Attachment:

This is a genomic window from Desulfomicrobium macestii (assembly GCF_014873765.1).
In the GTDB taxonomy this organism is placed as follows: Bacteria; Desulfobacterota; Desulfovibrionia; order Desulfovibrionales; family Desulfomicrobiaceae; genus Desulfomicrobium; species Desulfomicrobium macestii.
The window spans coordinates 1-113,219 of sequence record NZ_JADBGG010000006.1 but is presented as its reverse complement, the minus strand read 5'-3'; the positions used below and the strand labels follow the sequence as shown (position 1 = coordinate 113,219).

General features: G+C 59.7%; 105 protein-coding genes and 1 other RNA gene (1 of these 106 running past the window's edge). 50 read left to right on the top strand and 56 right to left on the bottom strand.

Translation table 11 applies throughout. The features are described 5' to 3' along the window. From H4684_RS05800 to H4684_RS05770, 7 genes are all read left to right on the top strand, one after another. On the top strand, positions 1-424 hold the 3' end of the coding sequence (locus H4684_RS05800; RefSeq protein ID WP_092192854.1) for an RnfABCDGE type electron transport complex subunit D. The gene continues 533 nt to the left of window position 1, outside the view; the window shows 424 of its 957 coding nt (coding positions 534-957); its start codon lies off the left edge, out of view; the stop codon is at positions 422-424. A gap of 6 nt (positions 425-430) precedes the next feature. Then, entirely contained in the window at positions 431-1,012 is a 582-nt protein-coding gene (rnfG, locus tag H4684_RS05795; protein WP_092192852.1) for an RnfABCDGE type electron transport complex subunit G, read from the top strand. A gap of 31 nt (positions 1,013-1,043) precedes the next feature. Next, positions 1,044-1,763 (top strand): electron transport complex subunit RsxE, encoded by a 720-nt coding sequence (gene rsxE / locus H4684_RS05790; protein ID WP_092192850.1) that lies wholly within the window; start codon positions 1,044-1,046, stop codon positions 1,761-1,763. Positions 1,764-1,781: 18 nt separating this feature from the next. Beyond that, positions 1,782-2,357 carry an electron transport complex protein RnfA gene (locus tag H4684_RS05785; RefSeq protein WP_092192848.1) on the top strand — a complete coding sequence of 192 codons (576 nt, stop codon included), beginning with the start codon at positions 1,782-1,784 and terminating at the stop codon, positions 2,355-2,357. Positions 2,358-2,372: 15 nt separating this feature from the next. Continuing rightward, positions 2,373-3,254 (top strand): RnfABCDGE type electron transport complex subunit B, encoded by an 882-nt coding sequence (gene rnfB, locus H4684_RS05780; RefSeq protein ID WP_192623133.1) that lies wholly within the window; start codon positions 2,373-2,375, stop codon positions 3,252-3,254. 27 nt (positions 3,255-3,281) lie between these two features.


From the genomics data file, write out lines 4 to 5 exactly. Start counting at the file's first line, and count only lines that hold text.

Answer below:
General features: G+C 59.7%; 105 protein-coding genes and 1 other RNA gene (1 of these 106 running past the window's edge). 50 read left to right on the top strand and 56 right to left on the bottom strand.

Translation table 11 applies throughout. The features are described 5' to 3' along the window. From H4684_RS05800 to H4684_RS05770, 7 genes are all read left to right on the top strand, one after another. On the top strand, positions 1-424 hold the 3' end of the coding sequence (locus H4684_RS05800; RefSeq protein ID WP_092192854.1) for an RnfABCDGE type electron transport complex subunit D. The gene continues 533 nt to the left of window position 1, outside the view; the window shows 424 of its 957 coding nt (coding positions 534-957); its start codon lies off the left edge, out of view; the stop codon is at positions 422-424. A gap of 6 nt (positions 425-430) precedes the next feature. Then, entirely contained in the window at positions 431-1,012 is a 582-nt protein-coding gene (rnfG, locus tag H4684_RS05795; protein WP_092192852.1) for an RnfABCDGE type electron transport complex subunit G, read from the top strand. A gap of 31 nt (positions 1,013-1,043) precedes the next feature. Next, positions 1,044-1,763 (top strand): electron transport complex subunit RsxE, encoded by a 720-nt coding sequence (gene rsxE / locus H4684_RS05790; protein ID WP_092192850.1) that lies wholly within the window; start codon positions 1,044-1,046, stop codon positions 1,761-1,763. Positions 1,764-1,781: 18 nt separating this feature from the next. Beyond that, positions 1,782-2,357 carry an electron transport complex protein RnfA gene (locus tag H4684_RS05785; RefSeq protein WP_092192848.1) on the top strand — a complete coding sequence of 192 codons (576 nt, stop codon included), beginning with the start codon at positions 1,782-1,784 and terminating at the stop codon, positions 2,355-2,357. Positions 2,358-2,372: 15 nt separating this feature from the next. Continuing rightward, positions 2,373-3,254 (top strand): RnfABCDGE type electron transport complex subunit B, encoded by an 882-nt coding sequence (gene rnfB, locus H4684_RS05780; RefSeq protein ID WP_192623133.1) that lies wholly within the window; start codon positions 2,373-2,375, stop codon positions 3,252-3,254. 27 nt (positions 3,255-3,281) lie between these two features.